Mickey of Company K
James P. Sullivan of the 6th Wisconsin
An Irishman in the Iron Brigade: The Civil War Memoirs of James P. Sullivan, Sergt., Company K, 6th Wisconsin Volunteers, editing and commentary by William J. K. Beaudot and Lance J. Herdegen, Fordham University Press, New York, 1993, 189pp.
Veteran James P. Sullivan contributed several articles about his war experiences to various Wisconsin newspapers during the 1880s. Know as J.P. or Pat to family and friends, he used the pen name Mickey, of Company K. Originally written as the spirit moved him (his article on Gettysburg was the first one written & published), for this collection the editors have rearranged them chronologically. He didn't write about his entire service, either - only portions of it - but Beaudot & Herdegen have done an outstanding job filling in the omitted details in their commentary. Along with writing of battles, marches, opinions on various generals, etc., Sullivan offers his own brief summary of the war, written in King James Bible-ese (I especially liked his description of the British government: "a beef-eating Philistine named John Bull"), his attempt at drilling two raw recruits who can't march in column without kicking each other, and the company mule Beauregard. He also gives a roster of everyone in Company K - the original members, later recruits, draftees and substitutes. Included is his 1885 report on a Grand Army of the Republic (GAR) gathering held in Ontario, Wisconsin.
He was born 21 June 1843. By 1845, his parents Dennis and Catharine (nee Flynn) had moved the family (which at the time included a daughter and two sons) from Ireland to Wisconsin by way of Canada. They finally settled in Greenwood Township, Bad Ax (later Vernon) County. Six other children born over the next several years completed the family.
By 1860, young Sullivan was out on his own, working as a farm hand near Wonewoc in Juneau County. On 4 May 1861, he went to a war meeting held in Mauston, where a company (the "Lemonweir Minute Men") was being raised by Rufus R. Dawes. He signed up on the 8th, but being underage and a bit on the short side to boot, some of the men objected to his enlistment. Second Lieutenant and fellow Irishman John Crane resolved the problem in June by taking Sullivan to a local justice of the peace, who appointed himself Sullivan's guardian and swore Sullivan in on the 21st.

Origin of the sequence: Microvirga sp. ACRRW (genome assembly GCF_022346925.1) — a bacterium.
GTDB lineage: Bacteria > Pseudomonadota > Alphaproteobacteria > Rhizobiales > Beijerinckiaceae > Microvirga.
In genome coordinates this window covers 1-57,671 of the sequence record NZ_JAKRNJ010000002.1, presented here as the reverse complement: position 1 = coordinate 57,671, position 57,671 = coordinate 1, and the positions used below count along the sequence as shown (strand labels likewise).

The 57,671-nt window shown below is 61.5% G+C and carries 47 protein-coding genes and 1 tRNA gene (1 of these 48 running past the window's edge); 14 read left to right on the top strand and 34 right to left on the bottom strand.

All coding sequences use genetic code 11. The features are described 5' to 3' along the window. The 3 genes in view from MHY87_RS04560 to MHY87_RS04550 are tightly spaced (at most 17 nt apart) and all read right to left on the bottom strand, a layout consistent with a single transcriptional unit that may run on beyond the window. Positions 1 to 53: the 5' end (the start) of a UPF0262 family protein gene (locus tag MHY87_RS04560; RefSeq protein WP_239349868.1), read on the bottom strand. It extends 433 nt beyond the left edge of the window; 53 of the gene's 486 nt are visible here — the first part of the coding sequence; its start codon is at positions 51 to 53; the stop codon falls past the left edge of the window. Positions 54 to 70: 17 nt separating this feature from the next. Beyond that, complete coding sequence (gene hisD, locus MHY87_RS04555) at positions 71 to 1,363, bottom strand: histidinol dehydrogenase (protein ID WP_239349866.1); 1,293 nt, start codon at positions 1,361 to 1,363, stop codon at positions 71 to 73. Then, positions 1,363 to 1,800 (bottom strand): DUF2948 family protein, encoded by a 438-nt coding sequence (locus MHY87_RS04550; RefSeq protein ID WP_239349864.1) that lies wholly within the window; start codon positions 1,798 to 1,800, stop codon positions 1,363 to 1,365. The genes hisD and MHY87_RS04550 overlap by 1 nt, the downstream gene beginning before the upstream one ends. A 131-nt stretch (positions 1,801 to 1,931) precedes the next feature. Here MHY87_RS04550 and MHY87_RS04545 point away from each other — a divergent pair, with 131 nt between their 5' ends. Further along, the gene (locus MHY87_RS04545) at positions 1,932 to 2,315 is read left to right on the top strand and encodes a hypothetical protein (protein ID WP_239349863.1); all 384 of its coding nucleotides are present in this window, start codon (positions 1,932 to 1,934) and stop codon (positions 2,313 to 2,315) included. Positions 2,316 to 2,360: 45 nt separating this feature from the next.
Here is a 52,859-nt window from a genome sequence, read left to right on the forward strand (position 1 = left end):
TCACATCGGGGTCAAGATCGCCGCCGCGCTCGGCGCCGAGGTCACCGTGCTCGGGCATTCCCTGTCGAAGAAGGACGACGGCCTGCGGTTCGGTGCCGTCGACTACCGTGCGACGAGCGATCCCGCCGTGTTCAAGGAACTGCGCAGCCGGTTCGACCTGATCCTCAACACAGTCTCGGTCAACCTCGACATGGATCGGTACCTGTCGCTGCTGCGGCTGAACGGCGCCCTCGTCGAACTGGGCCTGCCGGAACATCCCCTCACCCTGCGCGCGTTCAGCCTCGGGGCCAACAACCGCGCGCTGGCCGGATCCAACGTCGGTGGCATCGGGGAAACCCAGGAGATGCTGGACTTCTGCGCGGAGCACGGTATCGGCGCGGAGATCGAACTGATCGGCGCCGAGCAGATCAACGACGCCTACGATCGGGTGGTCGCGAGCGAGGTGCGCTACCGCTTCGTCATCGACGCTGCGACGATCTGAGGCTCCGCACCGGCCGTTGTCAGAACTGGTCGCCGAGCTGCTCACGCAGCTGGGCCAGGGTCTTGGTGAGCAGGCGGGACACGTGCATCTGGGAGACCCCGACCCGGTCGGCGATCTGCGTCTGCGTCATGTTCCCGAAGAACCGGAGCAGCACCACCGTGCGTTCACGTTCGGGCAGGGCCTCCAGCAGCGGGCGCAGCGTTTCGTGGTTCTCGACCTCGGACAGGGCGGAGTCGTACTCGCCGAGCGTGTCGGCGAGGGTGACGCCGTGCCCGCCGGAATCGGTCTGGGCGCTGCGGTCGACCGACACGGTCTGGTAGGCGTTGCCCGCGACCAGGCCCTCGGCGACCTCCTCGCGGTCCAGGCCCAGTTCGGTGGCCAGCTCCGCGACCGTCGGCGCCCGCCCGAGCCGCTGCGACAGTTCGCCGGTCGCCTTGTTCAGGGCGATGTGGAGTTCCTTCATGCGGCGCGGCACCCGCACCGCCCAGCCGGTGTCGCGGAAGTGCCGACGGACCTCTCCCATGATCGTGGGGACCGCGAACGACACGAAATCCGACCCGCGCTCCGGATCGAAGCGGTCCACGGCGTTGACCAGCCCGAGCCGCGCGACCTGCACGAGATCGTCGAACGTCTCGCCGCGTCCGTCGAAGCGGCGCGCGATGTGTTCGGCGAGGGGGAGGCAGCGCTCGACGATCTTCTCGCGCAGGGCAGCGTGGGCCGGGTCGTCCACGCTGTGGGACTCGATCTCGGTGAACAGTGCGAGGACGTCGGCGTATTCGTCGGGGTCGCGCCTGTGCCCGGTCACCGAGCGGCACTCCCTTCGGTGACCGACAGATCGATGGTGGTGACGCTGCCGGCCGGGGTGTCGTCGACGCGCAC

Dawes' men were mustered in as Company K of the 6th Wisconsin Infantry Regiment and traveled east to join the Army of the Potomac. The brigade which the 6th was assigned to included the 2nd and 7th Wisconsin and the 19th Indiana, and came under the command of Brigadier General John Gibbon, who had been an artilleryman in the pre-war Army. Gibbon's old outfit - Battery B, 4th US Artillery - was assigned as the brigade's artillery support. Gibbon's brigade was the only one in the Army of the Potomac composed of men from "Western" states, and he added a few things to make it even more distinctive: instead of the usual 4-button sack coat and forage cap, he had them dress in Regular Army frock coats and tall black hats pinned up on one side. This gave them the nickname "The Black Hat Brigade"; even after Gibbon was later promoted to division command away from the brigade they continued to wear them. At the battle of South Mountain (14 September 1862), observing their dogged attack up the slope, army commander Major General George B. McClellan christened them with a new name - "The Iron Brigade". Later that year, the 24th Michigan joined the brigade. It took a while, but after their baptism of fire, the 24th was accepted by the others. The brigade suffered very severe losses at Gettysburg, and the last 2 years of the war would see other regiments come and go in an attempt to strengthen the brigade, and the 19th Indiana be taken away and swallowed up into another regiment, but the men of these 6 units - and only these 6 - will always be associated together as The Iron Brigade.
Getting back to Sullivan, he took part in the stand-up and short range fire fight at Brawner Farm (Gainesville) and 2nd Bull Run (Manasses) in August 1862. He was shot in the foot at South Mountain, a wound that put him into the hospital for 3 months, after which time he was medically discharged and sent home. Six weeks at home was all he could put up with. He went to a recruiting office and asked them if he could enlist. "Anything owning a name could enlist" was the answer, so he signed up with the 6th again and was soon back in his old spot in Company K. His next fight was during the Chancellorsville campaign in late April & May 1863.